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Selling books from old-established libraries

by
02 July 2008

iStock

From Mr Richard Sharp
Sir, — The Cathedral Librarian at Exeter (Letters, 30 May) is, no doubt, right to assure your readers that his institution has not been involved in any recent selling of historically important books.

Nevertheless, Professor Clark’s misapprehension on this detail is easily understood by this regular user of the Abebooks facility on the web. I have been horrified by the number of volumes recently listed by dealers in the aftermath of the disastrous dispersal of Bishop Phillpotts’s Library, founded for the benefit of the clergy of Cornwall in 1856, when that county was still part of the diocese of Exeter.

It has been sad to see how, in reports of this sale (e.g. The Times, 10 September 2007), expressions of indignation were confined merely to the fiscal management by the trustees, while no reference was made to the cost to the local Church in terms of the loss of an irreplaceable scholarly facility.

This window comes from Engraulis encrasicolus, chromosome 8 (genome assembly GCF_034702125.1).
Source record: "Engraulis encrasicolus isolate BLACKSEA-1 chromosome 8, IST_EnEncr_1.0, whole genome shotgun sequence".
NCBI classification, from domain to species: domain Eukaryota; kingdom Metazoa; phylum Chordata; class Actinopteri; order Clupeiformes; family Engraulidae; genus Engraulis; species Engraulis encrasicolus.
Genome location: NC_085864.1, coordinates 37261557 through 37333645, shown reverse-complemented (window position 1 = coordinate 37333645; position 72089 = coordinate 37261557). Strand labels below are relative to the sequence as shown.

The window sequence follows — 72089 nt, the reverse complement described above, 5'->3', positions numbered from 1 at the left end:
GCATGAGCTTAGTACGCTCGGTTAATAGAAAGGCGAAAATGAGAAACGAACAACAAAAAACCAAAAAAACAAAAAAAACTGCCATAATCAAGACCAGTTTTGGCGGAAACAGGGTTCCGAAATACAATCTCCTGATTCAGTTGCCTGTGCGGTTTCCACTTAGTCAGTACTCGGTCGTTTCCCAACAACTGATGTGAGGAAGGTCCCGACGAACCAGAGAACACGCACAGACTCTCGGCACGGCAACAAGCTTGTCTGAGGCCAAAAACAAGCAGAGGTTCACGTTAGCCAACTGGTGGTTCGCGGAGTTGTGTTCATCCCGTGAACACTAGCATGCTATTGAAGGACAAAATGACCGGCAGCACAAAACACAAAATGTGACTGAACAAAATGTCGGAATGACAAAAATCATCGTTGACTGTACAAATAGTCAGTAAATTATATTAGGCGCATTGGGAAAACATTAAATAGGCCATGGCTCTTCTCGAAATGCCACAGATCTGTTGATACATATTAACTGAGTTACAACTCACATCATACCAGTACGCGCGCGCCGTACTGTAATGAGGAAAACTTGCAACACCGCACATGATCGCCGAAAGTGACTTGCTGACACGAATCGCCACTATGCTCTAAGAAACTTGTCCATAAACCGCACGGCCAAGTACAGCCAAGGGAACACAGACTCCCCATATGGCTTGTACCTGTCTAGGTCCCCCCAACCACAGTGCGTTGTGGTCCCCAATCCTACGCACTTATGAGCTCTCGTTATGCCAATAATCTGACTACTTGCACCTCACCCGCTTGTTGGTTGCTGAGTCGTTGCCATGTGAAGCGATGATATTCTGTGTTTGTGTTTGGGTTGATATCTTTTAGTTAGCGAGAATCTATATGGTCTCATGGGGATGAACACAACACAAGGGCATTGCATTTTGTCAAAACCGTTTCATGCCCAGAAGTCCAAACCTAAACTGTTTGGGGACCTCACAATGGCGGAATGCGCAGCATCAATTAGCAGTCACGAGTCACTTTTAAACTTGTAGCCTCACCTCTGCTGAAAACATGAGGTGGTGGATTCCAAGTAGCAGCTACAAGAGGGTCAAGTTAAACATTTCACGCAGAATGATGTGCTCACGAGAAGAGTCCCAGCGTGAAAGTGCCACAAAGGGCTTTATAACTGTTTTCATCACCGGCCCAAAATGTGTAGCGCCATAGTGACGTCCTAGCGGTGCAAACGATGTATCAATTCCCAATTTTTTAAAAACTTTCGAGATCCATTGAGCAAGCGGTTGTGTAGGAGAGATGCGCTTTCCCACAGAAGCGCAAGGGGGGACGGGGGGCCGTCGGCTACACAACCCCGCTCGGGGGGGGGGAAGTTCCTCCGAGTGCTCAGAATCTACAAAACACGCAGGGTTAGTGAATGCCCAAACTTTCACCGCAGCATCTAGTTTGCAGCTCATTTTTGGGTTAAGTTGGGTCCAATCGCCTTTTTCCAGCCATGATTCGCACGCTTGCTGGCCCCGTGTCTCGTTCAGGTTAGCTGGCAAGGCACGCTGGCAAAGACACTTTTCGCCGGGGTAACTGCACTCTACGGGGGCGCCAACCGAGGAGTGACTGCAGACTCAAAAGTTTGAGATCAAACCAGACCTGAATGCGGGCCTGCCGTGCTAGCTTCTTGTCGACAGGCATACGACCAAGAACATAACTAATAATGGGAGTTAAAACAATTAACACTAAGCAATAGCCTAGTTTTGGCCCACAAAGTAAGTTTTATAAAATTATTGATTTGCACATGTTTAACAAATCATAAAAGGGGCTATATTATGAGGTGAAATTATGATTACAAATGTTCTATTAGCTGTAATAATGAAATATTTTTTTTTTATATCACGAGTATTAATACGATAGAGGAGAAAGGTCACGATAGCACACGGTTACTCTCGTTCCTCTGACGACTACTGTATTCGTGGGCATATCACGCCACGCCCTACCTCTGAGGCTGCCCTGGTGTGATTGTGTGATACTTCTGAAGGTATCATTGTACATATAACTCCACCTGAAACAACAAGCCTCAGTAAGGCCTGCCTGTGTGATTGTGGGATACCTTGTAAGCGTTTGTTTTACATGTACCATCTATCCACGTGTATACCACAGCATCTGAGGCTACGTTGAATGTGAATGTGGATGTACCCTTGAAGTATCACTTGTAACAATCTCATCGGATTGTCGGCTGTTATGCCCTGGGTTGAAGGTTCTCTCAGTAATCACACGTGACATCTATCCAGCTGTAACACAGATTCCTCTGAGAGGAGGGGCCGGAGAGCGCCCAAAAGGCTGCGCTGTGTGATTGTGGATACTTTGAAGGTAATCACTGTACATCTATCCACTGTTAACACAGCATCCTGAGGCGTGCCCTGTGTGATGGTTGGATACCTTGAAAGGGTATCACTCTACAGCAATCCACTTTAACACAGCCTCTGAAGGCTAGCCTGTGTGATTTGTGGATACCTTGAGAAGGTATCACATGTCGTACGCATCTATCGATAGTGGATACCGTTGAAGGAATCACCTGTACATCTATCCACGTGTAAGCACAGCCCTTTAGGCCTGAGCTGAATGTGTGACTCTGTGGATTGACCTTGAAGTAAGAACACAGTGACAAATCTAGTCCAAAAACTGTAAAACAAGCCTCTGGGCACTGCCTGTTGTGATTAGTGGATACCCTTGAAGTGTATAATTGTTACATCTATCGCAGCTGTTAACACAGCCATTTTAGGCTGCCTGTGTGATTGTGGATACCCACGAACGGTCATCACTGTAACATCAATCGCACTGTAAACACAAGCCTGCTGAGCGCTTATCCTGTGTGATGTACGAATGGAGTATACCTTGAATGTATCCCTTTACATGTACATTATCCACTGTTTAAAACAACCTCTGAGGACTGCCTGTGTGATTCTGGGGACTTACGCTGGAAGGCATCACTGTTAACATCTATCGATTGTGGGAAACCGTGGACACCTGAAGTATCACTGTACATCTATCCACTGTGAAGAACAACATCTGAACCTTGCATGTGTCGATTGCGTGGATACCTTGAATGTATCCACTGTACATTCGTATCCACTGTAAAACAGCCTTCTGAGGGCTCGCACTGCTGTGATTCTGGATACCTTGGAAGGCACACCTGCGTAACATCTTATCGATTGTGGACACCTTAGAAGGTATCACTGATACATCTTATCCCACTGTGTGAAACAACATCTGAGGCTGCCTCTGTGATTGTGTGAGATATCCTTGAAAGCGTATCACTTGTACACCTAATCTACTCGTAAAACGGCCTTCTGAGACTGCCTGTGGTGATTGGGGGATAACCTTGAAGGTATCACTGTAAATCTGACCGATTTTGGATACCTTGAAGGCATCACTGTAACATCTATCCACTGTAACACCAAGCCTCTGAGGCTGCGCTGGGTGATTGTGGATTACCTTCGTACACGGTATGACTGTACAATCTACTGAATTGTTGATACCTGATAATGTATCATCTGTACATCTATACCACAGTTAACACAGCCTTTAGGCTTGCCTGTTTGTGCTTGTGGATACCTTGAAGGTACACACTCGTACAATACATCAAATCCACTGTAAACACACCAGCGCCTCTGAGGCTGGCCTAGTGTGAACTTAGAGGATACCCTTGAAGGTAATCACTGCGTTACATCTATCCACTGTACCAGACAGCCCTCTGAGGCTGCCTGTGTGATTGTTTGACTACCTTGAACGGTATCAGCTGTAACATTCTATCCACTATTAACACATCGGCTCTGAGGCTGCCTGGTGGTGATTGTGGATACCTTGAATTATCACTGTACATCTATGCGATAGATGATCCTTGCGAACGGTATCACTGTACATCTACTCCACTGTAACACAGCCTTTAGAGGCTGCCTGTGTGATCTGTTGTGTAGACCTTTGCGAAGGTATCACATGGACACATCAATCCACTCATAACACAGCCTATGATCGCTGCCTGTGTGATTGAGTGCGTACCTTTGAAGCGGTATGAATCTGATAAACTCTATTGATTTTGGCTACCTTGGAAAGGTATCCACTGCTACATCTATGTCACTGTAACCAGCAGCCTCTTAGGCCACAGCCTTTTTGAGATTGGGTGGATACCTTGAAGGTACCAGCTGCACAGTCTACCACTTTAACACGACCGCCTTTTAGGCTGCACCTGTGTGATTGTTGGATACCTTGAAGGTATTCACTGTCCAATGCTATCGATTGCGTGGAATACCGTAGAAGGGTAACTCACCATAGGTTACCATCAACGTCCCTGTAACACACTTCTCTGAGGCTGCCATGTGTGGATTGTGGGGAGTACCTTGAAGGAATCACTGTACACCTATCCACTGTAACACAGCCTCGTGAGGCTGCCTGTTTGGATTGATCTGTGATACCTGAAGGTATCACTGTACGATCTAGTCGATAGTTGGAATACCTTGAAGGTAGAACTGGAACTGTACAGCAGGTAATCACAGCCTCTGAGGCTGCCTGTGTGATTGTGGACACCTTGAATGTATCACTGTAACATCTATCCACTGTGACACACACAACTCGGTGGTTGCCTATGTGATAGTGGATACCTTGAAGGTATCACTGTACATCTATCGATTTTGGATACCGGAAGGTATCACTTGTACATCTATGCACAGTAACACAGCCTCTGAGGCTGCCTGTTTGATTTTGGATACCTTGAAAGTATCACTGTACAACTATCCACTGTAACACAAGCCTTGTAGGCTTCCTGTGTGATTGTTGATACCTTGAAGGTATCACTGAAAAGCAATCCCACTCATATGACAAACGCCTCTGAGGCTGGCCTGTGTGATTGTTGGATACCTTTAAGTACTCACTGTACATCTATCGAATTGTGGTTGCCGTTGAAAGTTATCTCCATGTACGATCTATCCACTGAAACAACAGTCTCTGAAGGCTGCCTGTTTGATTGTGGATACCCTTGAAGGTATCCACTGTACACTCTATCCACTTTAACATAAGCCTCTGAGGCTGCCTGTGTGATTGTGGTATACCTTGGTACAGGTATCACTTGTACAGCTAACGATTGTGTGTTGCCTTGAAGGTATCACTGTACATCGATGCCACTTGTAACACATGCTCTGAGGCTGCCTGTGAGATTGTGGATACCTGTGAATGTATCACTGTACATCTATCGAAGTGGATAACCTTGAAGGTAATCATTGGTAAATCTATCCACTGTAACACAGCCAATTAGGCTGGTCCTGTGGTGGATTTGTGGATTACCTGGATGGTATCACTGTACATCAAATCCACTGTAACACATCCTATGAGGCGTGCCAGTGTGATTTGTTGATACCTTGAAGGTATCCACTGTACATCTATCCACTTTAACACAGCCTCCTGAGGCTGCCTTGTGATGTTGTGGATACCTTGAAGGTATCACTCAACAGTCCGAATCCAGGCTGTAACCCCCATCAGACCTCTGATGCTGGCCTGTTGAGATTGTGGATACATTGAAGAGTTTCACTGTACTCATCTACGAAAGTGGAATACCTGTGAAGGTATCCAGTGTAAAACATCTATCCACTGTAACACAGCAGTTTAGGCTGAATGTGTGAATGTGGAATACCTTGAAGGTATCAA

On my own shelves, I am proud to be able to offer space to a volume once owned, and signed, by the Nonjuring bishop Thomas Brett. Acquired through Abebooks, for a trivial sum, this book bears the stamp of Pusey House, Oxford, whose voice has been conspicuously absent from the chorus of aggrieved self-justification in your columns in recent weeks.

This silence is all too understandable, since the Pusey House sale in 2005, which managed to avoid attracting general publicity at the time, provided another windfall for dealers, who took advantage of the appearance of several thousand volumes consigned in bulk lots to the saleroom.

Although attempts to protest at the time elicited solemn assurances that none of the books in question was important, the appearance of a previously unrecorded Nonjuring devotional treatise of 1747 from the Pusey library in a dealer’s catalogue a couple of months later demonstrated that this cannot have been true. It invited questions about how many other items of comparable significance passed through the basement of Christie’s in a jumble of cardboard boxes on that day. Of course, now we shall never know.

Cases like these only reinforce Professor Clark’s central (and as yet unrefuted) argument: namely, that the Church of England is losing any serious grasp on its own history, and that it is evidently indifferent to this fact.
RICHARD SHARP
16 Front Street, Glanton
Northumberland NE66 4AJ

letters@churchtimes.co.uk

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